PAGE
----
The easiest data to find discrepancies are with the larger EIDL and PPP loans that were taken by small businesses. For instance, I was able to download all loans for PPP over $150K and then sort the column with loan amounts. I was easily able to then choose 10 loan recipients at random. Just in my cursory review I was able to find 1 trucking company that received $700,000+ but they only had listed on the USDOT site that they had 2 trucks. The same business also showed on the EIDL website that they had listed 4 employees. Given the PPP rules for how much salary was able to be delivered in funding, something there seems fishy. The other company I found listed in the 10 companies I reviewed also received $700K+. The company seemed to not have a website, business in good standing, did not file an annual report for more than 6 years, or have any notable information which demonstrated a legitimate business. I even Googled the business address, and the business address was a vacant home sold more than 2 years ago.

Matching tax data with PPP/EIDL Applications

Tax data. It is that simple.

Simply put, the IRS has a record of every tax return and report of quarterly payroll data.

One can easily take the PPP dataset, combined with the data from the IRS (which the Department of Justice or Inspector General for the SBA) should be able to cross-reference using a V Lookup or Pivot Table and find matching and non-matching numbers. Those who submitted quarterly payroll data (940/941) which does not match the IRS records should immediately be investigated.

I am going to guess (however, I cannot give the government that much credit) that the IRS and SBA have begun cross-checking these data and found many fraudulent applications.

The same governmental agencies should also be able to cross-check income from 1040s or 1120 (or other forms) to see if what was submitted was really what was submitted. That is, many people or small businesses do not file taxes. However, when submitting their applications everyone did. It wasn’t until much later on during the pandemic that the SBA began asking for tax transcripts. One can only think of the millions of loans that were approved without any check of tax forms or the infamous 3506T review.

Were some people really that stupid?

The answer is yes.

As aforementioned above, we have written extensively on the subject, as far as ranking the most dubious losers who defrauded the government.

Congress recently passed legislation that extends the statute of limitations out to 10 years for pandemic fraud. It is likely that those who cheated, will be called on it.

Dr. Thomas Tramaglini is the Managing Director for BRP Onesta, a company that supports small businesses. By offering a host of important and affordable services that small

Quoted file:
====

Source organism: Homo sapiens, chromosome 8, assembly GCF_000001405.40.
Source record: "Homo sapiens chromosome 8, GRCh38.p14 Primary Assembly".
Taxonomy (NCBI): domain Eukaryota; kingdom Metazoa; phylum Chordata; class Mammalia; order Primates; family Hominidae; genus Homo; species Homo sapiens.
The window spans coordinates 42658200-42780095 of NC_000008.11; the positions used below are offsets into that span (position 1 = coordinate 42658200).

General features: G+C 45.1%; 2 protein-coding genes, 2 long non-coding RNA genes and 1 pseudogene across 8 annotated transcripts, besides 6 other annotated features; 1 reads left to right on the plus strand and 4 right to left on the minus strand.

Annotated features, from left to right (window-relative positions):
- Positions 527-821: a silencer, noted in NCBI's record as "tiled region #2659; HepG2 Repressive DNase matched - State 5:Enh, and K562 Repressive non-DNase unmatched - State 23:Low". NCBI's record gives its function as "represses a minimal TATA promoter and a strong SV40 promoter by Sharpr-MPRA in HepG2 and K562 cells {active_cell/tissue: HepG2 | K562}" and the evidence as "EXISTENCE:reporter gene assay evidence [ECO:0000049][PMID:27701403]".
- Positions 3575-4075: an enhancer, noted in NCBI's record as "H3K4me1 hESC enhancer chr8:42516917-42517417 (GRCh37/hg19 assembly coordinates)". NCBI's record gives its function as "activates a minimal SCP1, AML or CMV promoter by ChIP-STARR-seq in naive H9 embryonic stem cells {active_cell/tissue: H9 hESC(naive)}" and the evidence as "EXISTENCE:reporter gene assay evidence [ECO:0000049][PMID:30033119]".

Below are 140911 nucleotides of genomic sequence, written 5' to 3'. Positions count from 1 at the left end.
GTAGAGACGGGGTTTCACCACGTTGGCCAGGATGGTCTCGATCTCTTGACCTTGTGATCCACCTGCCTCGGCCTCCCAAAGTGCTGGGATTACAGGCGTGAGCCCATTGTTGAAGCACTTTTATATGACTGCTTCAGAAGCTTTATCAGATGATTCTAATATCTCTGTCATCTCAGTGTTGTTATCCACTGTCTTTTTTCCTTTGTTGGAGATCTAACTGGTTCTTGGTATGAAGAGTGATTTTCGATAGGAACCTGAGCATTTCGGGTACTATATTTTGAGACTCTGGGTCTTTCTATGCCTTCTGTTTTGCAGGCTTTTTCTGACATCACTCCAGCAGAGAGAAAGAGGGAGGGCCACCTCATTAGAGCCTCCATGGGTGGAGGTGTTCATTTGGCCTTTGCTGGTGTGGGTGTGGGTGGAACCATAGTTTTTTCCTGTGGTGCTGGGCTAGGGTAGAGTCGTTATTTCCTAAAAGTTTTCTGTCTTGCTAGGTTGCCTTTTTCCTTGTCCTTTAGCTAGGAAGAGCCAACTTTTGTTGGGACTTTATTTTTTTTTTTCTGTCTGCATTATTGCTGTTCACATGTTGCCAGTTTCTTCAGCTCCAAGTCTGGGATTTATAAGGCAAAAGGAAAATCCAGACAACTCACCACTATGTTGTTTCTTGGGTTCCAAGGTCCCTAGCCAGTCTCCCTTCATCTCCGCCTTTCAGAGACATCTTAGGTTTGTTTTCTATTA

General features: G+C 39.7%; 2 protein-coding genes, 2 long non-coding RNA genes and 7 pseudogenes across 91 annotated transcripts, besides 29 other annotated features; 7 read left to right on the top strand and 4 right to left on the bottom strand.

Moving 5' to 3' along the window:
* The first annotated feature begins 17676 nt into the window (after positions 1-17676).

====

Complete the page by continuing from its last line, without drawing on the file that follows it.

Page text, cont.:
Where to Get Free Money for Your Small Businesses: Small Business Grant Portal

Without a doubt, small business owners want access to capital so they can run and grow their businesses. However, many small business owners who we speak with do not know where to start. So, to help small business owners access these free programs we have built a list of small business grants on our portal which we keep current weekly.

In this article, we provide an overview of current grant programs, highlight one current grant program, and list others that are available (scroll down)

By Thomas Tramaglini, Managing Director at BRP Onesta
info@BRPOnesta.com
www.backofficedepot.com
www.thomastramaglini.com
About Thomas Tramaglini

Is my business eligible for grant funding?

This is always a loaded question. However, most small businesses do qualify for some type of grant funding.

There are always different methods for how to find the right grant. We suggest that any small business owner looks based on:

  • Goals of grant (usually grants carry a greater mission to solve problems – for instance, grants that lead to job creation)
  • Industry – search for grants specific to your industry
  • Grants tend to address places of higher poverty

The key of looking for a grant is to not focus on just getting money. Instead, focus on how organizations that provide grants want you to spend the funds. Then, you can organize your application around how to match your business to what the organization is looking for grantees to accomplish.

Certifications – Where Grants Have Prevalence.

Does your business have a certification? Does the small business owner have a certification? Many grants are put aside for businesses that have a certification. Some of the certifications are:

  • Woman-owned small business
  • Minority-owned small business
  • Disadvantaged business enterprise
  • Veteran-owned small business

For more information on the certifications, and how to get your certification and others, click here.

7 Things Every Small Business Owner Should Be Ready for When Applying for A Grant

Grants represent a great way to access capital for a business, however there are several things which small business owners should be aware of before applying. In preparation for writing a grant, we have built an extensive, yet helpful list of important things which will help any small business owner in their pursuit of a small business grant.

This list of what to expect can be found here: Click Here.

Highlighted Grant Database: Grants.gov

For the month of May, we are highlighting the Grants.gov website.